Airline Etiquette

With global air travel becoming steadily more frequent, EXEC tells you how to bring a touch of class back to the cabin.

We hate budget carriers. They may serve a tremendous purpose, but the poet within us all cries out against how these low-cost airlines have killed the romance of air travel. Catching a flight used to be about impeccable attire, a relaxed pre-flight drink, smiles, conversation and a casual stroll to the boarding gate. Today, $200 tickets have let in a slew of boors that haven’t a clue about how to take to the skies with a little grace and courtesy. 

So for those who live in ignorance of the unspoken rules of the air, here’s a few guidelines to swear by when it comes to cutting an urbane figure at the terminal and beyond.

What Maketh A Man

Back in the day when air travel was a relative luxury, travellers would dress to the nines in preparation for a flight. Today, flying anywhere means your light wool jacket will be going shoulder to shoulder with Hawaiian prints, $5 t-shirts and sometimes, hairy, bare skin.

We suggest you dress like a contemporary gentleman with a lightweight suit or at least a pair of clean, well-fitted jeans and a button down. Accessorize tastefully and without unnecessary ostentation – leave that fat, shiny cowboy belt buckle at home and opt for a little less chrome near your crotch.

Sure, airlines pack us in like sardines but that doesn’t mean we have to smell like them too. Take a shower before you leave for the airport. Few experiences are as uncomfortable as having to share a plane ride with constant whiffs of body odour.

If you intend to sleep on the plane, you might not want to pay a great deal of attention to your hair before you board. Chances are you’ll wake up with a messy thatch instead of a pristine coiffure.

And if you have a meeting right after you land, we don’t need to tell you to shave. Or do we?

Executive Etiquette

On a flight, the seat and everything attached to it is sacrosanct. So, when rising, try not to haul your ass up by grabbing the back of the chair in front of you. Instead, attempt the following manoeuvre: 

Place your palms face down on your armrests. Apply downward pressure and you will find yourself gently rising from your seat. It takes a few tries to readily adopt, but with practice and perseverance even the most resolutely discourteous can master this tricky, tricky skill.

Subjecting the corner of your eye to an incessant stream of sunlight might be your idea of Valhalla, but for most it isn’t the most fun way to spend a flight. Pull the window blind down if the person in the aisle seat is trying to get some shut-eye or attempting to work.

As comfortable as you may feel in a plane, try to restrict yourself to your seat. Unless you have a medical condition that requires you to do so, strolling and hanging around the aisle is not recommended.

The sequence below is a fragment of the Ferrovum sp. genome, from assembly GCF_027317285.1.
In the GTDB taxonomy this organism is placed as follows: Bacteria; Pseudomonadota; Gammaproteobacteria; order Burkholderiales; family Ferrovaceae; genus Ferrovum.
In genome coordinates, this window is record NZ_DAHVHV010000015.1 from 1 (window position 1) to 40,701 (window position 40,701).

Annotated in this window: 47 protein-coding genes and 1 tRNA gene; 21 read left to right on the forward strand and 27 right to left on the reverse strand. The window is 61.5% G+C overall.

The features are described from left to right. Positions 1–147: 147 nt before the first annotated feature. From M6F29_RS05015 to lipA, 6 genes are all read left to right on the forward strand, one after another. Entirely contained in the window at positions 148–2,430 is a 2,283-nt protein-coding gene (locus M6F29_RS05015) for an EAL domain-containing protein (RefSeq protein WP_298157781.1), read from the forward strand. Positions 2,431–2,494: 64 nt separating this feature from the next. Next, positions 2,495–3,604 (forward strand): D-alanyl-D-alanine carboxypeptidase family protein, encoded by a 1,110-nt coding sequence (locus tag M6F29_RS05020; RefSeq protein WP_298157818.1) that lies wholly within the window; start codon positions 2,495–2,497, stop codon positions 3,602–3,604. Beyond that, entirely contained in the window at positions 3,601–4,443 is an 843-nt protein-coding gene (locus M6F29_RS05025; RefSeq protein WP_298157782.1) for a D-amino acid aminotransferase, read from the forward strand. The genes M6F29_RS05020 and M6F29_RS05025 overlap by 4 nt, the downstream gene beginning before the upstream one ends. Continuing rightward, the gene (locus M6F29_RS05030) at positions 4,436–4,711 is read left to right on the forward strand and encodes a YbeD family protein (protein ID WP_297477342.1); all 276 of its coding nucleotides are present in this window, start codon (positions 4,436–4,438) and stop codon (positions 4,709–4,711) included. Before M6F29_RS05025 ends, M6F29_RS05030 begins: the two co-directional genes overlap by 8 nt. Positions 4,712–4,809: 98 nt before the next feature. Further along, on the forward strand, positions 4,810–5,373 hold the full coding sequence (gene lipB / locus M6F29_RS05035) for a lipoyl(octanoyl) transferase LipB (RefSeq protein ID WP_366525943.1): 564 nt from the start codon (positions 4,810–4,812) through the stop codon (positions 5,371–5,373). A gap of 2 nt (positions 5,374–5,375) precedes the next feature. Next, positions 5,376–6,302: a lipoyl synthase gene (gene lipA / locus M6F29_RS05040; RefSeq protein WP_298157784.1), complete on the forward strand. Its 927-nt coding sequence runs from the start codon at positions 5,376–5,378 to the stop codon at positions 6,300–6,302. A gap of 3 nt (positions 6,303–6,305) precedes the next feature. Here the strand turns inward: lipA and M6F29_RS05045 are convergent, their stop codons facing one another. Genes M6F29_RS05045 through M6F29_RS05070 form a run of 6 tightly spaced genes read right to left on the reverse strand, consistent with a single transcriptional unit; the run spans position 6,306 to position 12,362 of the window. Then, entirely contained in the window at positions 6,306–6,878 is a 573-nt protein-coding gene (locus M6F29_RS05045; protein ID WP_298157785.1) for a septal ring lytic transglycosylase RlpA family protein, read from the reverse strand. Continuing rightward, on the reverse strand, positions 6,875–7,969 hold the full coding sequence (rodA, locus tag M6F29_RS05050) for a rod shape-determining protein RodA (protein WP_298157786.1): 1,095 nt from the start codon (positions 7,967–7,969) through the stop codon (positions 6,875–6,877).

If you’re a regular traveller and find that your co-passengers are behaving inappropriately or causing a disturbance, don’t play the Lone Ranger. Instead, notify the flight crew and allow them to resolve the situation – they’re paid to handle these things professionally.   

Security Shortcuts

Prep for security by getting your laptop, keys and any metal objects out, before being asked to. Similarly, take off your shoes before a request comes through, and when wearing lace-ups, pick them up and walk to the a nearby chair to back put them on instead of bending over and blocking the threshold.

Slip-ons, not lace-ups. Loafers, not Oxfords.  Why? Because they’re faster to get out of and into during a security check and consequently, are less likely to hold up the line of not-so-patient travellers behind you. 

Paying attention to these little details will make the entire security check smoother and faster for everyone involved.

A Peek Inside The Bag

A 2-day trip usually doesn’t warrant anything but carry on luggage so we suggest you pack functional, versatile clothing. Choose colours and patterns that blend well with each other and carry a few accessories – a bright scarf or a snazzy tie can lend panache to even the most neutral ensemble. 

Lightweight fabrics (like cotton blends, synthetics, linen and thin wool knits) will slash the amount of weight you’re carrying and once laundered, they also tend to dry faster than heavier, thicker materials.

A weeklong sojourn will most probably necessitate checked luggage, but remember never to check-in your toiletry bag; you’re better off with easy access to personal care products.

If it doesn’t come to you instinctively, the art of travelling like a professional is something that needs to be practiced and honed into a way of life. If you just can’t seem to get the knack of it, stay on the ground and send someone better equipped to get the job done.

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